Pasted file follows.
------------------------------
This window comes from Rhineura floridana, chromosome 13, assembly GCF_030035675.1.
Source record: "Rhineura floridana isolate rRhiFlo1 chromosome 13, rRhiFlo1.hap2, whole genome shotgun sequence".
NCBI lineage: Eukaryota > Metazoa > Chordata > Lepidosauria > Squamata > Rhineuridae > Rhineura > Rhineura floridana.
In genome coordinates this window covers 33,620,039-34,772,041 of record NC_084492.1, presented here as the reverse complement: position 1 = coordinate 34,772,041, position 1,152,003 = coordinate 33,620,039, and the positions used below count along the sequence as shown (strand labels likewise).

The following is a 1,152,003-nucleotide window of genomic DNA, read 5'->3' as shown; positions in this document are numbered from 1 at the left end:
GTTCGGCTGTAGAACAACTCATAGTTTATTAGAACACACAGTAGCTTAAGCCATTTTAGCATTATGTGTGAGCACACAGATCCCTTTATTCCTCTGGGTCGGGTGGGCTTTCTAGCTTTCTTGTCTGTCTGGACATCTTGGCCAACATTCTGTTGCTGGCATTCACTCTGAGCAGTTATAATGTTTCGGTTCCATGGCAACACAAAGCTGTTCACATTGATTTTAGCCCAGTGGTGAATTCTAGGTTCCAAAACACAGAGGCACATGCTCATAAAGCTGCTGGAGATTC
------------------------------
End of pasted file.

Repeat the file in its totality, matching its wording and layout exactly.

This window comes from Rhineura floridana, chromosome 13, assembly GCF_030035675.1.
Source record: "Rhineura floridana isolate rRhiFlo1 chromosome 13, rRhiFlo1.hap2, whole genome shotgun sequence".
NCBI lineage: Eukaryota > Metazoa > Chordata > Lepidosauria > Squamata > Rhineuridae > Rhineura > Rhineura floridana.
In genome coordinates this window covers 33,620,039-34,772,041 of record NC_084492.1, presented here as the reverse complement: position 1 = coordinate 34,772,041, position 1,152,003 = coordinate 33,620,039, and the positions used below count along the sequence as shown (strand labels likewise).

The following is a 1,152,003-nucleotide window of genomic DNA, read 5'->3' as shown; positions in this document are numbered from 1 at the left end:
GTTCGGCTGTAGAACAACTCATAGTTTATTAGAACACACAGTAGCTTAAGCCATTTTAGCATTATGTGTGAGCACACAGATCCCTTTATTCCTCTGGGTCGGGTGGGCTTTCTAGCTTTCTTGTCTGTCTGGACATCTTGGCCAACATTCTGTTGCTGGCATTCACTCTGAGCAGTTATAATGTTTCGGTTCCATGGCAACACAAAGCTGTTCACATTGATTTTAGCCCAGTGGTGAATTCTAGGTTCCAAAACACAGAGGCACATGCTCATAAAGCTGCTGGAGATTC